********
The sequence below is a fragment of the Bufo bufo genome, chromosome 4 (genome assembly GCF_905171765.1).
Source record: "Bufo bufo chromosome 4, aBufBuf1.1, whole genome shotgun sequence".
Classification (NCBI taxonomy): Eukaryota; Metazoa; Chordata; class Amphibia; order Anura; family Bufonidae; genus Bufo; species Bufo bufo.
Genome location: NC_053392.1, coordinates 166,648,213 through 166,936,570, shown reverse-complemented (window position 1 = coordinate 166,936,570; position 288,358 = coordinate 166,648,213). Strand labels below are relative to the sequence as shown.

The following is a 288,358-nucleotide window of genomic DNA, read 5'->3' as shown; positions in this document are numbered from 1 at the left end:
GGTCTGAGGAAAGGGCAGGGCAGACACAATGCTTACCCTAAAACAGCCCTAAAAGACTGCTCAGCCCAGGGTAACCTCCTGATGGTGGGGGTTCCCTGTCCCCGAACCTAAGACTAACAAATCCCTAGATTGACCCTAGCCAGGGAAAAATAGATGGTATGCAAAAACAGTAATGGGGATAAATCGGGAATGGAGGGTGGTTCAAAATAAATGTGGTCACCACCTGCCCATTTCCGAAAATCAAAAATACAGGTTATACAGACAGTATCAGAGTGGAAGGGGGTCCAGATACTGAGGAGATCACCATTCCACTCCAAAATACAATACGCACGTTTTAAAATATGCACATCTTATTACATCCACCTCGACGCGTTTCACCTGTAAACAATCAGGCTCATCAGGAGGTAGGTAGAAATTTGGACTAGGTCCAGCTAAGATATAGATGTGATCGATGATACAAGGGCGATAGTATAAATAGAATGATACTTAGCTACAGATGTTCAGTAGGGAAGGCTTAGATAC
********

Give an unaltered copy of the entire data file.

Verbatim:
The sequence below is a fragment of the Bufo bufo genome, chromosome 4 (genome assembly GCF_905171765.1).
Source record: "Bufo bufo chromosome 4, aBufBuf1.1, whole genome shotgun sequence".
Classification (NCBI taxonomy): Eukaryota; Metazoa; Chordata; class Amphibia; order Anura; family Bufonidae; genus Bufo; species Bufo bufo.
Genome location: NC_053392.1, coordinates 166,648,213 through 166,936,570, shown reverse-complemented (window position 1 = coordinate 166,936,570; position 288,358 = coordinate 166,648,213). Strand labels below are relative to the sequence as shown.

The following is a 288,358-nucleotide window of genomic DNA, read 5'->3' as shown; positions in this document are numbered from 1 at the left end:
GGTCTGAGGAAAGGGCAGGGCAGACACAATGCTTACCCTAAAACAGCCCTAAAAGACTGCTCAGCCCAGGGTAACCTCCTGATGGTGGGGGTTCCCTGTCCCCGAACCTAAGACTAACAAATCCCTAGATTGACCCTAGCCAGGGAAAAATAGATGGTATGCAAAAACAGTAATGGGGATAAATCGGGAATGGAGGGTGGTTCAAAATAAATGTGGTCACCACCTGCCCATTTCCGAAAATCAAAAATACAGGTTATACAGACAGTATCAGAGTGGAAGGGGGTCCAGATACTGAGGAGATCACCATTCCACTCCAAAATACAATACGCACGTTTTAAAATATGCACATCTTATTACATCCACCTCGACGCGTTTCACCTGTAAACAATCAGGCTCATCAGGAGGTAGGTAGAAATTTGGACTAGGTCCAGCTAAGATATAGATGTGATCGATGATACAAGGGCGATAGTATAAATAGAATGATACTTAGCTACAGATGTTCAGTAGGGAAGGCTTAGATAC